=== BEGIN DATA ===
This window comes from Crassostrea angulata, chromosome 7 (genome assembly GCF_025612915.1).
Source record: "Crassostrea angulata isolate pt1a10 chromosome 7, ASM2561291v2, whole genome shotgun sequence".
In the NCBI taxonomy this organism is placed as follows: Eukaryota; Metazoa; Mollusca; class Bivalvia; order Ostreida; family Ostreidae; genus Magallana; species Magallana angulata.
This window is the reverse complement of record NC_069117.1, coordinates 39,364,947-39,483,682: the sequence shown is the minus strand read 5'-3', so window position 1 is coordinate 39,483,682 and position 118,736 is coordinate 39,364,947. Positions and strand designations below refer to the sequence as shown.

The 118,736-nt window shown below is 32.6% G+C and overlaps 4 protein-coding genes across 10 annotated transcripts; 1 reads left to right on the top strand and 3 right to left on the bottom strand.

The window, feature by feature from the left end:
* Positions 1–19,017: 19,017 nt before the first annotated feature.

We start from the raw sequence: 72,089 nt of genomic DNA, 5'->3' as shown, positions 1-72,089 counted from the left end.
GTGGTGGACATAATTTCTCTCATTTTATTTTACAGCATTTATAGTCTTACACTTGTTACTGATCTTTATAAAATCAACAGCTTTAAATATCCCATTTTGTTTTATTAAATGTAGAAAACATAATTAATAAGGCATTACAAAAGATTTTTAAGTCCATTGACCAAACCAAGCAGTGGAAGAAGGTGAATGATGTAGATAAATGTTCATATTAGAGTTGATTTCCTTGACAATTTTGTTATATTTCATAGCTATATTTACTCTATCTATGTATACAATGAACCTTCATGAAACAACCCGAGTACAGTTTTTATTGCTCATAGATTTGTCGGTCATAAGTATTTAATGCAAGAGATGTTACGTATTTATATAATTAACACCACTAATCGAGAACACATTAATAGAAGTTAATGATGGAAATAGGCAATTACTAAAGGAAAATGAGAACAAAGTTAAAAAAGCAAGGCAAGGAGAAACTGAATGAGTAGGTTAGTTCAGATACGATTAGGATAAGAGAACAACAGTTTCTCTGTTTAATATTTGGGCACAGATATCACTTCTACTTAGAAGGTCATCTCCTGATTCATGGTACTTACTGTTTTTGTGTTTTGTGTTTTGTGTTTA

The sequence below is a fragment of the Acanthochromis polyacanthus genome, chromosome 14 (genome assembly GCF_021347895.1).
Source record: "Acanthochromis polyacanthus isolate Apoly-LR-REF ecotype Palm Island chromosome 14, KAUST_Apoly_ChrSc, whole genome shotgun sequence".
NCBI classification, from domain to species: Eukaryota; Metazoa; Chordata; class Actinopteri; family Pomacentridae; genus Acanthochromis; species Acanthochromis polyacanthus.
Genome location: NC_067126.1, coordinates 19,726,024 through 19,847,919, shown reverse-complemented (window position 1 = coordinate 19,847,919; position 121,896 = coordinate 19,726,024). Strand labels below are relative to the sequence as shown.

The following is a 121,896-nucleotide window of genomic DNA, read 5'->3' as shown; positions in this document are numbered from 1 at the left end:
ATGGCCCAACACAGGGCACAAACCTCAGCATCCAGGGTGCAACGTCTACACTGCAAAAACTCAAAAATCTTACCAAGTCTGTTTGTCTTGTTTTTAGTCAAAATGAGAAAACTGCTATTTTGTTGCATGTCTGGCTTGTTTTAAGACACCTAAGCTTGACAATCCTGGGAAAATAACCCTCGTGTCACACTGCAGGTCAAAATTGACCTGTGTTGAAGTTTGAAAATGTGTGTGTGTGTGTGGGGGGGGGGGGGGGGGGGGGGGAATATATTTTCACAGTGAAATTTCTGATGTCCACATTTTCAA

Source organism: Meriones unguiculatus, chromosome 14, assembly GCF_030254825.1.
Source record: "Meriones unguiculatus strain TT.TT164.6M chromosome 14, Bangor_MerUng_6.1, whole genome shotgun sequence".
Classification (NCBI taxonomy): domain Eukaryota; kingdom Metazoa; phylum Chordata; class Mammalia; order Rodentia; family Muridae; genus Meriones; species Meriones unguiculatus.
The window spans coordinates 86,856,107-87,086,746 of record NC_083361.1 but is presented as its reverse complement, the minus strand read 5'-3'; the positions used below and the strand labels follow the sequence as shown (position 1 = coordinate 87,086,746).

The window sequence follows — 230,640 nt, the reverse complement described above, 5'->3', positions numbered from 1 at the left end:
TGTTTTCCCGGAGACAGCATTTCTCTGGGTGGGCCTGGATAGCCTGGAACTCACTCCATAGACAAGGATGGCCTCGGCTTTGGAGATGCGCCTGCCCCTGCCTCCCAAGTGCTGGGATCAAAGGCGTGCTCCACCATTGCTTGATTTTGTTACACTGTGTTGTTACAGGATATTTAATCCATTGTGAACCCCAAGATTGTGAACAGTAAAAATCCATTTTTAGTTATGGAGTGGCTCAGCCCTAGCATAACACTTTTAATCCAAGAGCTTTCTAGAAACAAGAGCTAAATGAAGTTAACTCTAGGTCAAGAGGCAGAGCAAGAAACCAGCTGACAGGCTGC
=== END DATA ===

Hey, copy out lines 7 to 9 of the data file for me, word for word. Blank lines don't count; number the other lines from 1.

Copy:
* Positions 1–19,017: 19,017 nt before the first annotated feature.

We start from the raw sequence: 72,089 nt of genomic DNA, 5'->3' as shown, positions 1-72,089 counted from the left end.
GTGGTGGACATAATTTCTCTCATTTTATTTTACAGCATTTATAGTCTTACACTTGTTACTGATCTTTATAAAATCAACAGCTTTAAATATCCCATTTTGTTTTATTAAATGTAGAAAACATAATTAATAAGGCATTACAAAAGATTTTTAAGTCCATTGACCAAACCAAGCAGTGGAAGAAGGTGAATGATGTAGATAAATGTTCATATTAGAGTTGATTTCCTTGACAATTTTGTTATATTTCATAGCTATATTTACTCTATCTATGTATACAATGAACCTTCATGAAACAACCCGAGTACAGTTTTTATTGCTCATAGATTTGTCGGTCATAAGTATTTAATGCAAGAGATGTTACGTATTTATATAATTAACACCACTAATCGAGAACACATTAATAGAAGTTAATGATGGAAATAGGCAATTACTAAAGGAAAATGAGAACAAAGTTAAAAAAGCAAGGCAAGGAGAAACTGAATGAGTAGGTTAGTTCAGATACGATTAGGATAAGAGAACAACAGTTTCTCTGTTTAATATTTGGGCACAGATATCACTTCTACTTAGAAGGTCATCTCCTGATTCATGGTACTTACTGTTTTTGTGTTTTGTGTTTTGTGTTTA